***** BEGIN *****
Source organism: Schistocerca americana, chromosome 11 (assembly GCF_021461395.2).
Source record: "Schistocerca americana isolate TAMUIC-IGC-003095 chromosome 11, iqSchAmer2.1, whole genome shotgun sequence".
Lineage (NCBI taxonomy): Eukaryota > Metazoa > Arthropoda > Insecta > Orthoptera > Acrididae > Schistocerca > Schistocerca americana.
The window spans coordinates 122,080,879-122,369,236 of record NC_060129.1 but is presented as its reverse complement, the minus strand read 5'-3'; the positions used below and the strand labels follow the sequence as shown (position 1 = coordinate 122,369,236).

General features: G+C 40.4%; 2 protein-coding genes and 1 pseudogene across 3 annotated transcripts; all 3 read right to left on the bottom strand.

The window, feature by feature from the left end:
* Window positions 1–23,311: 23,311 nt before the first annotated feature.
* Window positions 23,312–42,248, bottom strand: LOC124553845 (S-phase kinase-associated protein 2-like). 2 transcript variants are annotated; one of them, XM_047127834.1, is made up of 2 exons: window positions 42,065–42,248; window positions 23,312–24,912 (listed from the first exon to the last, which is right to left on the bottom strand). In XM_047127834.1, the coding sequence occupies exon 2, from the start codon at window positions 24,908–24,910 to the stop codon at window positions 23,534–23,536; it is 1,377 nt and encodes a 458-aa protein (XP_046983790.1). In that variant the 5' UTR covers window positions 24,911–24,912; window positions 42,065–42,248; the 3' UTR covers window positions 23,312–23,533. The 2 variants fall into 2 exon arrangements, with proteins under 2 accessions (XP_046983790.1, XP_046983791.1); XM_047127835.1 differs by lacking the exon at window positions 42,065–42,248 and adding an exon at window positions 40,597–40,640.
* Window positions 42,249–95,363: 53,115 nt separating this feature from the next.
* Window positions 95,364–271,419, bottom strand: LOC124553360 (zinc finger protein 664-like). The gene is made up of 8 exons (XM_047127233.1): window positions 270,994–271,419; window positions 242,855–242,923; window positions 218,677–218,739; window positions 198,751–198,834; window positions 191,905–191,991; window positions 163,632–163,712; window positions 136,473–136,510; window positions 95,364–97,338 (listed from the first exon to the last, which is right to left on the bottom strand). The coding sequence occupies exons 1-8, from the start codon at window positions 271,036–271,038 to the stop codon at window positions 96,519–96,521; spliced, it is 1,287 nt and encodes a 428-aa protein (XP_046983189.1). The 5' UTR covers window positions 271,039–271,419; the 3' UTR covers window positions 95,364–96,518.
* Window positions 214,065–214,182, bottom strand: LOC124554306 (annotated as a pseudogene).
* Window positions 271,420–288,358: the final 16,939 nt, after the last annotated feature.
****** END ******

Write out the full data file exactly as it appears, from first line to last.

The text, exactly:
Source organism: Schistocerca americana, chromosome 11 (assembly GCF_021461395.2).
Source record: "Schistocerca americana isolate TAMUIC-IGC-003095 chromosome 11, iqSchAmer2.1, whole genome shotgun sequence".
Lineage (NCBI taxonomy): Eukaryota > Metazoa > Arthropoda > Insecta > Orthoptera > Acrididae > Schistocerca > Schistocerca americana.
The window spans coordinates 122,080,879-122,369,236 of record NC_060129.1 but is presented as its reverse complement, the minus strand read 5'-3'; the positions used below and the strand labels follow the sequence as shown (position 1 = coordinate 122,369,236).

General features: G+C 40.4%; 2 protein-coding genes and 1 pseudogene across 3 annotated transcripts; all 3 read right to left on the bottom strand.

The window, feature by feature from the left end:
* Window positions 1–23,311: 23,311 nt before the first annotated feature.
* Window positions 23,312–42,248, bottom strand: LOC124553845 (S-phase kinase-associated protein 2-like). 2 transcript variants are annotated; one of them, XM_047127834.1, is made up of 2 exons: window positions 42,065–42,248; window positions 23,312–24,912 (listed from the first exon to the last, which is right to left on the bottom strand). In XM_047127834.1, the coding sequence occupies exon 2, from the start codon at window positions 24,908–24,910 to the stop codon at window positions 23,534–23,536; it is 1,377 nt and encodes a 458-aa protein (XP_046983790.1). In that variant the 5' UTR covers window positions 24,911–24,912; window positions 42,065–42,248; the 3' UTR covers window positions 23,312–23,533. The 2 variants fall into 2 exon arrangements, with proteins under 2 accessions (XP_046983790.1, XP_046983791.1); XM_047127835.1 differs by lacking the exon at window positions 42,065–42,248 and adding an exon at window positions 40,597–40,640.
* Window positions 42,249–95,363: 53,115 nt separating this feature from the next.
* Window positions 95,364–271,419, bottom strand: LOC124553360 (zinc finger protein 664-like). The gene is made up of 8 exons (XM_047127233.1): window positions 270,994–271,419; window positions 242,855–242,923; window positions 218,677–218,739; window positions 198,751–198,834; window positions 191,905–191,991; window positions 163,632–163,712; window positions 136,473–136,510; window positions 95,364–97,338 (listed from the first exon to the last, which is right to left on the bottom strand). The coding sequence occupies exons 1-8, from the start codon at window positions 271,036–271,038 to the stop codon at window positions 96,519–96,521; spliced, it is 1,287 nt and encodes a 428-aa protein (XP_046983189.1). The 5' UTR covers window positions 271,039–271,419; the 3' UTR covers window positions 95,364–96,518.
* Window positions 214,065–214,182, bottom strand: LOC124554306 (annotated as a pseudogene).
* Window positions 271,420–288,358: the final 16,939 nt, after the last annotated feature.